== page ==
Honestly, I will check up on it. It is not a document I am familiar with. Obviously, it should have happened by now, but I will come back to the Deputy on that.
The Deputy asked a question about security assessments. The current assessment of the risk of violence from dissident republicans in Northern Ireland is high. Indeed, we have seen violence in Derry and other places in recent months. The risk of violence in the Republic of Ireland is considered to be low in the most recent national risk assessment.
Everyone in the House will be aware that the Defence Forces are currently under-strength, especially the Naval Service and the Air Corps. It has been a real struggle to retain staff. Recruitment is going well, whereas retention is not going well because there is a much higher turnover than one would expect for defence forces. High turnover is a good thing because it keeps the Defence Forces young but when it is too high, we end up short-staffed, as is currently the case.
I am pleased that the Cabinet this week was able to authorise the return of two people to the Air Corps. Previously, it was not possible for people who left the Defence Forces, including the Naval Service or the Air Corps, to return to service. That is now possible and we have signed off on the return of the first two people seeking to rejoin the Air Corps. That is welcome and I hope it is a sign of things to come. People who try the private sector but miss life in the Defence Forces can now come back. I am glad that option is now in place.
The budget provides for a further increase in spending on defence pay and pensions as well as equipment. New ships have arrived and new aircraft are arriving. The Minister for State at the Department of Defence, Deputy Kehoe, will announce a five-year capital plan for investment in barracks, including accommodation, in the coming weeks. I expect that will be positively received.
Deputy Burton kindly acknowledged the fact that I am preoccupied with Brexit at the moment, but that does not prevent me from doing other things. I have spent a decent amount of time in recent months engaging with defence issues and the Defence Forces. I have been to the Department of Defence in Newbridge. I have met PDFORRA and the Representative Association of Commissioned Officers. I am pleased that RACO has approved the pay package on offer. I know it will want to build on that in the public sector pay talks next year. I am hopeful that PDFORRA will make the same decision on the pay package that has been offered when it ballots in November.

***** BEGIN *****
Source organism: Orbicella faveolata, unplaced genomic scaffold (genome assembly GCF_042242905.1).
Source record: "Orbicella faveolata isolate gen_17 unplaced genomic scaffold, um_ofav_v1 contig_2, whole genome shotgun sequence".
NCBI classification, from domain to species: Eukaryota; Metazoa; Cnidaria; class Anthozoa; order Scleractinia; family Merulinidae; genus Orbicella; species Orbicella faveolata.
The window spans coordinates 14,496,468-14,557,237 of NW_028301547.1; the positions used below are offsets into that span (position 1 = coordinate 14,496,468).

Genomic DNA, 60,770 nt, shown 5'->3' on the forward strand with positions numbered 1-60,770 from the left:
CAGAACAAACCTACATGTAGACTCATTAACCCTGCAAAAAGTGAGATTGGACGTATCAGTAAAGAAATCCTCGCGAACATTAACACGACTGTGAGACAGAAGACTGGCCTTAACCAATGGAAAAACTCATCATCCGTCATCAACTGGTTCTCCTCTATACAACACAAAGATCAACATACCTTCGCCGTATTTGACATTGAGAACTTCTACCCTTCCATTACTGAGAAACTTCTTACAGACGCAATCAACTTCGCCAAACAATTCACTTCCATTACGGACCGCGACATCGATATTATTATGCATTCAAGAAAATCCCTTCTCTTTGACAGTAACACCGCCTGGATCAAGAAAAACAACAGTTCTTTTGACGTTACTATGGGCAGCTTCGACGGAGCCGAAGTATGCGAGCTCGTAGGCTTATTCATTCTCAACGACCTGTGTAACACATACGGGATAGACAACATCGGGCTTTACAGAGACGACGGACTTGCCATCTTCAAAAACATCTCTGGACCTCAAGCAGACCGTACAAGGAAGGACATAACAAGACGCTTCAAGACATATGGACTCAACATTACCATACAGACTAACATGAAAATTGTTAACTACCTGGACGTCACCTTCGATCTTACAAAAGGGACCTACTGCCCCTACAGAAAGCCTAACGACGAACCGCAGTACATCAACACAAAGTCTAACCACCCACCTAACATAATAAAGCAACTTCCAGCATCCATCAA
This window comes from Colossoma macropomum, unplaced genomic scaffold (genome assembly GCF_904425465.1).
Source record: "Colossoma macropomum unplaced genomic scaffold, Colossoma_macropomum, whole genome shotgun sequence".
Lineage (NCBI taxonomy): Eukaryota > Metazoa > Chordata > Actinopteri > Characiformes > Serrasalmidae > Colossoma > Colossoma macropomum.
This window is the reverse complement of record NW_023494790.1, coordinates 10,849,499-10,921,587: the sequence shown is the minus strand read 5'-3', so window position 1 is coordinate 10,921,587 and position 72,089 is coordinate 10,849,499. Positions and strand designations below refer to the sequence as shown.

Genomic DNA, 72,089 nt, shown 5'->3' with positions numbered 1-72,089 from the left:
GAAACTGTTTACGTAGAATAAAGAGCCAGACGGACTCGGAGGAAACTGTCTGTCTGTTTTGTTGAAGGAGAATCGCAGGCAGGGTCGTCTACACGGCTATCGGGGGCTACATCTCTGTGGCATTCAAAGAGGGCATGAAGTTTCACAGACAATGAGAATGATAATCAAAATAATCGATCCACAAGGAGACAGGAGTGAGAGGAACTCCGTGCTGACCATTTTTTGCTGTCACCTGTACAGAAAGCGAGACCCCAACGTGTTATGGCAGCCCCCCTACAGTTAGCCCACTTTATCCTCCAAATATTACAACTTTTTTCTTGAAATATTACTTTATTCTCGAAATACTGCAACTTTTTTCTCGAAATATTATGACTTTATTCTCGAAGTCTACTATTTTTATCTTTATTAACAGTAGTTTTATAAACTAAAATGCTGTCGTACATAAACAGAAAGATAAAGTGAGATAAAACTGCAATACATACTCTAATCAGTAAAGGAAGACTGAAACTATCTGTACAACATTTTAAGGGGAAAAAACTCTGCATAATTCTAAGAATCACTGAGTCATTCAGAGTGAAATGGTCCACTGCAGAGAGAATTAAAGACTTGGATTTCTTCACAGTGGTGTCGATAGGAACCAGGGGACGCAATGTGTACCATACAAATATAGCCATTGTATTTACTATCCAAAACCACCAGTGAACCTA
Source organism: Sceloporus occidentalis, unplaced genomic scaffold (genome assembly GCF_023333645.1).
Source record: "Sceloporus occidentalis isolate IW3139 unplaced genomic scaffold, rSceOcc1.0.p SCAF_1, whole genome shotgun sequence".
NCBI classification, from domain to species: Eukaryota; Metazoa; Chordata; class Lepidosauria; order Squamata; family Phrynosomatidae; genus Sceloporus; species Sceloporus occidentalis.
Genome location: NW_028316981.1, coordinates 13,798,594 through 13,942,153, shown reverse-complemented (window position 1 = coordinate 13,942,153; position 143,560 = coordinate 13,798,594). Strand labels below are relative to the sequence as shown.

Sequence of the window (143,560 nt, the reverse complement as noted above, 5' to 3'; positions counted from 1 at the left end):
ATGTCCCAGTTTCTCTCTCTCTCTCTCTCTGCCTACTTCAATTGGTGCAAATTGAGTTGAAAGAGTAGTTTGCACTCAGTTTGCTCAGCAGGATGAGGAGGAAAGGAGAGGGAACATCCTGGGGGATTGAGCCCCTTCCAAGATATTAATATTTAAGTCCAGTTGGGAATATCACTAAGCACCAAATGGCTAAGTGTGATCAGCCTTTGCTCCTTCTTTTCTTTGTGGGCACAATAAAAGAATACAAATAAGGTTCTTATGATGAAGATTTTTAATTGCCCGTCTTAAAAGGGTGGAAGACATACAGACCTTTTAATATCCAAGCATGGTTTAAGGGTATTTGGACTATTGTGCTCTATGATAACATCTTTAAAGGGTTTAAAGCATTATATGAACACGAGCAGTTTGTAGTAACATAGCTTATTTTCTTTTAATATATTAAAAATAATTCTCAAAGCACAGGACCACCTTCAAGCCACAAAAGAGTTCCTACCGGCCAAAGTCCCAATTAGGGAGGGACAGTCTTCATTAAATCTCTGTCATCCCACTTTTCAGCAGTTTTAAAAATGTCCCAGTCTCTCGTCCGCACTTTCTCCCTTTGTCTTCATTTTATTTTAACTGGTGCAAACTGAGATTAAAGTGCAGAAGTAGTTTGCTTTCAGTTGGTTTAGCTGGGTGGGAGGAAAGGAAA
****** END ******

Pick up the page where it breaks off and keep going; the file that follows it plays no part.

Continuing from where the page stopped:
Over the summer, I spent two days with the Naval Service on patrol. I have been to the Curragh and I have also spent some time with the Army Ranger Wing. In addition, I have made various overseas visits with the Defence Forces.
Several people have suggested to me the idea of having a commission on the future of the Defence Forces similar to the Commission on the Future of Policing in Ireland. Most people would acknowledge that the latter commission, which was chaired by Kathleen O'Toole, carried out good work. The Minister of State, Deputy Kehoe, and I are giving consideration to whether we should have a commission on the future of the Defence Forces. It is easy to have a commission on something but we need to think through what the terms of reference might be, how it would work and so on. We already have a White Paper on Defence, which was put together under the Tánaiste, I believe, when he was Minister for Defence. The White Paper is still there and we would have to think through what a commission would do. Would it overturn the White Paper or build on it? To cut a long story short, it is something we are giving some thought to.